Then I do a terrible thing. I look at my stack in front of me. I got my buy-in for the tournament, my initial buy-in for the game, and a profit. If I fold I still am winning on the day. Why that's relevant for any reason but me being an farking kittycat I don't know. Even more relevant is I still got the guy covered and will have enough left over that I don't have to make a full rebuy. I was wiling to lose two buy-ins on the day... so why not call.

Yes, I'm Hamlet, even worse a vacillating kitty cat, who looked for excuses to fold and I found plenty of them. I can rationalize them all i wanted but I ignored what was directly in front of me. No way, i should get away from that hand.

Yes, I folded.

He showed K9 for a pair of 9s. AQ was flipped the second short stack. Who I'm stunned didn't premept me with a shove preflop took the main pot. Target obviously raked the much bigger side pot.

I got up steamed. Walked around for a bit. Came back to the table and cashed out with a profit on the day. Some people were nice enough to encourage me to focus on a winning session and I appreciate that. That's probably what I needed to hear yesterday. But a day out, I need to learn from my mistake. I think a call on the river, and more importantly a bigger bet on the turn (marrying me even more to the hand), were better plays.

Not only that, you can go through my fact pattern, and I included a lot of things in there, some I didn't even point out, that dictate a call with maybe even a lesser hand.

Being a "read" player is good for making medium size hero calls, or playing a short stack, but I have to be willing to make BIG calls as a read player--if I am one. In the absence of being certain... I need to just rely on math dictated decisions. Go back to what Alex T, I value money too much. Some truth to that in this decision.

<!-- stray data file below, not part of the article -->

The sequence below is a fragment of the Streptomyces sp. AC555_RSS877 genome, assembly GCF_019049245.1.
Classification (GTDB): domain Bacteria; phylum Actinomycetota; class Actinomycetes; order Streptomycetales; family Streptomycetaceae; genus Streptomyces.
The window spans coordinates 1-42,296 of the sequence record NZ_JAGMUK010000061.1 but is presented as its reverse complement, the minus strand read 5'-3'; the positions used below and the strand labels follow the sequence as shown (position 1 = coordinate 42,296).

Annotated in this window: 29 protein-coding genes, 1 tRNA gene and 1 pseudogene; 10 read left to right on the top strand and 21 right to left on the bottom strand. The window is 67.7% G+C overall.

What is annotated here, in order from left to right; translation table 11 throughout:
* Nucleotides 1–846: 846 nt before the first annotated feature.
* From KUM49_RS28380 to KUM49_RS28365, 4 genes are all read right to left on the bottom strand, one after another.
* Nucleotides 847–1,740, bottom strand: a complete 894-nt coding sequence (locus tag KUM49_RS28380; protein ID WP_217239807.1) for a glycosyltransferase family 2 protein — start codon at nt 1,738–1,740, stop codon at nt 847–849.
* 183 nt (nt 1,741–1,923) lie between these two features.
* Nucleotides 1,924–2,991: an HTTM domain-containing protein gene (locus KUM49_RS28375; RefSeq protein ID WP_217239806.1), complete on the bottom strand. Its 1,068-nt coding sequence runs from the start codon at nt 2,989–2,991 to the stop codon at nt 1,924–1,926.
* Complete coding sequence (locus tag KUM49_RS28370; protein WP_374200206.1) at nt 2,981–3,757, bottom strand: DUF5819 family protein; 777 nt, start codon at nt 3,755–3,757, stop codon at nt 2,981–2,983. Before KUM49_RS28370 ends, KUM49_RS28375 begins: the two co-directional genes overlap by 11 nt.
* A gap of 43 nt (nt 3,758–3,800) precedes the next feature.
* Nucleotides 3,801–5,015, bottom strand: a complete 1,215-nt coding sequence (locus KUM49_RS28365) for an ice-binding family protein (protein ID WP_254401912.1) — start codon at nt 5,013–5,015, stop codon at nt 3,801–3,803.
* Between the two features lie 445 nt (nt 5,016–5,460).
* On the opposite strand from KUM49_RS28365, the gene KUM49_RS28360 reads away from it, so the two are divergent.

There was information there dictating a call. I chose to focus on the pattern that suggested a fold. The guy had a good poker face, Davey was next to him and might have caught things I missed as I stared at the table and replayed all the bets and hands, but when my eyes were on him he played it well. Still, there was not enough to throw it away.

Anyway, lesson learned. Every day is a new day. Yesterday was a profit, back to the office later today I'll make another one. I won't chase the massive pot I whiffed on.

But next time, I'm in that situation the chips are going in. I don't thinking I'm being results oriented about the decision either. Sure, I could have pointed to all the little things that I "read" on the guy and beat myself up for calling if he had me beat. But, I think a call is the right play there win or lose.

Not to say, I won't get bluffed again or desert my reads in big decisions, but this was a case of mixed information. Therefore call.